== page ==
BY ONOME AMUGE
Twenty-one companies based in Nigeria, Africa’s largest economy by gross domestic product (GDP) and its most populous, have been listed in a ranking of a 75-strong group by the Financial Times (FT) as fastest growing companies in Africa.
The rankings of Africa’s fastest growing companies marks the first time the UK’s most credible financial newspaper would rank top performing companies in the world’s second largest continent by land mass, having previously done rankings for Europe, the UK, the Americas and Asia-Pacific.
Covering the period between 2017 and 2020, while taking the Covid-19 pandemic into consideration and highlighting the companies which successfully adapted to the resultant challenges, the FT ranking features African companies with the strongest revenue growth in the period under review. The selected companies also encompassed various sectors of the continent’s growing economy, including agriculture, financial services, energy, support services, health, telecoms, retail, fintech, insurance, construction, restaurants, technology, automobiles and food and beverage.
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Wasoko, a last mile distribution technology company based in Kenya, topped the inaugural FT annual ranking of Africa’s fastest growing companies. The startup, founded in 2016, recorded an absolute growth rate of 8782.6 percent, compound annual growth rate (CAGR) of 346.2 percent, generating $27.4 million revenue in 2020, compared to $300,000 generated in 2017, to emerge the best performing company in the continent.
Flocash Ltd, a Kenyan Fintech company was placed second in the list. The country’s leading provider of payment services generated $6.4 million in 2020 from $100,000 in 2017, recording an absolute growth rate of 5160.6 percent and a CAGR of 274.7 percent.
Nigeria’s AFEX Commodities Exchange Ltd., occupied the third spot among the continent’s fastest growing companies. AFEX recorded the strongest growth figures among Africa’s commodities market players, amassing an absolute growth rate of 4289.8 percent and CAGR of 252.8 percent as its revenue jumped from $800,000 in 2017 to $31.7 million in 2020.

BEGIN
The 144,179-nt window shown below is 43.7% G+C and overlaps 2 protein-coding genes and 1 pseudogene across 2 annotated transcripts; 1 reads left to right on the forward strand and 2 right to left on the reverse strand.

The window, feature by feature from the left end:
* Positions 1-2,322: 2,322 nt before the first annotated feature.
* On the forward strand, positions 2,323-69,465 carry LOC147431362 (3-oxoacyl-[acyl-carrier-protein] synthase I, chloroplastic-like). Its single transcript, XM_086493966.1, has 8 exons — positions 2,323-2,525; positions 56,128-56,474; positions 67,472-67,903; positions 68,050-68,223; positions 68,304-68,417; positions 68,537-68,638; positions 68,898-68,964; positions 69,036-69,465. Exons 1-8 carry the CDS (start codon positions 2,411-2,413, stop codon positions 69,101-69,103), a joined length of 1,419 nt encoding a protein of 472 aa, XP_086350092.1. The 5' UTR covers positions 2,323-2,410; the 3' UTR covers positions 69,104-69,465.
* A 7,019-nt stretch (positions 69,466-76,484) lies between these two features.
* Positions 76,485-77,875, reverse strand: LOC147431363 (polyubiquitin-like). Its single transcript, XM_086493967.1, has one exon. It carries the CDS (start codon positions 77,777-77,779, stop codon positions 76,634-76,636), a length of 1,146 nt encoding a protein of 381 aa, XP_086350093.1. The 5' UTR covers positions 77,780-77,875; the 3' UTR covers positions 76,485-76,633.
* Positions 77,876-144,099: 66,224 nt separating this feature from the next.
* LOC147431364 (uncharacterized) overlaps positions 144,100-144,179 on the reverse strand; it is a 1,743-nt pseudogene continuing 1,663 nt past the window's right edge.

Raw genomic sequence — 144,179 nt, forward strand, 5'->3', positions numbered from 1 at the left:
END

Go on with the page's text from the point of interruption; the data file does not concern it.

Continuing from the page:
South Africa had the highest representation in the ranking, with a total of 24 companies, followed by Nigeria, with 21 companies; Kenya, with nine, while Egypt had six of its companies listed in the ranking.
According to Financial Times, the countries with the highest representations are also the markets that have attracted the most venture capital and where unicorns (companies valued at $1 billion+) and would-be unicorns have proliferated.
Akinbo Akin-Olugbade, the managing director of Kawai Technologies, one of the Nigerian support services companies ranked in the list, who gave insights on how his company made the list, said: “We aim to be the best-in-class. Not best-in-class in Nigeria; best-in-class full stop. Not compromising on quality in terms of staff management, office administration, corporate communications and client service delivery over the years has helped us reach this point.”
The 21 Nigerian companies listed include; AFEX Commodities Exchange Ltd, Zedcrest Capital Ltd, Starsight Power Utility Ltd., Kawai Technologies,West African Soy Industries Ltd, Comercio Partners Ltd., Alpha Morgan Capital Managers Ltd., WACOT Rice Ltd, Field Intelligence Inc., Tripple Gee & Co. Plc, IHS Nigeria, FoodCo Nigeria Ltd, Global Accelerex Ltd., Prestige Assurance Co. Plc, Julius Berger Nigeria Plc, Genesis Food Nigeria Ltd, Courteville Business Solutions Plc, RT Briscoe Plc, Mutual Benefits Assurance Plc, United Capital Plc, and Northern Nigeria Flour Mills Plc.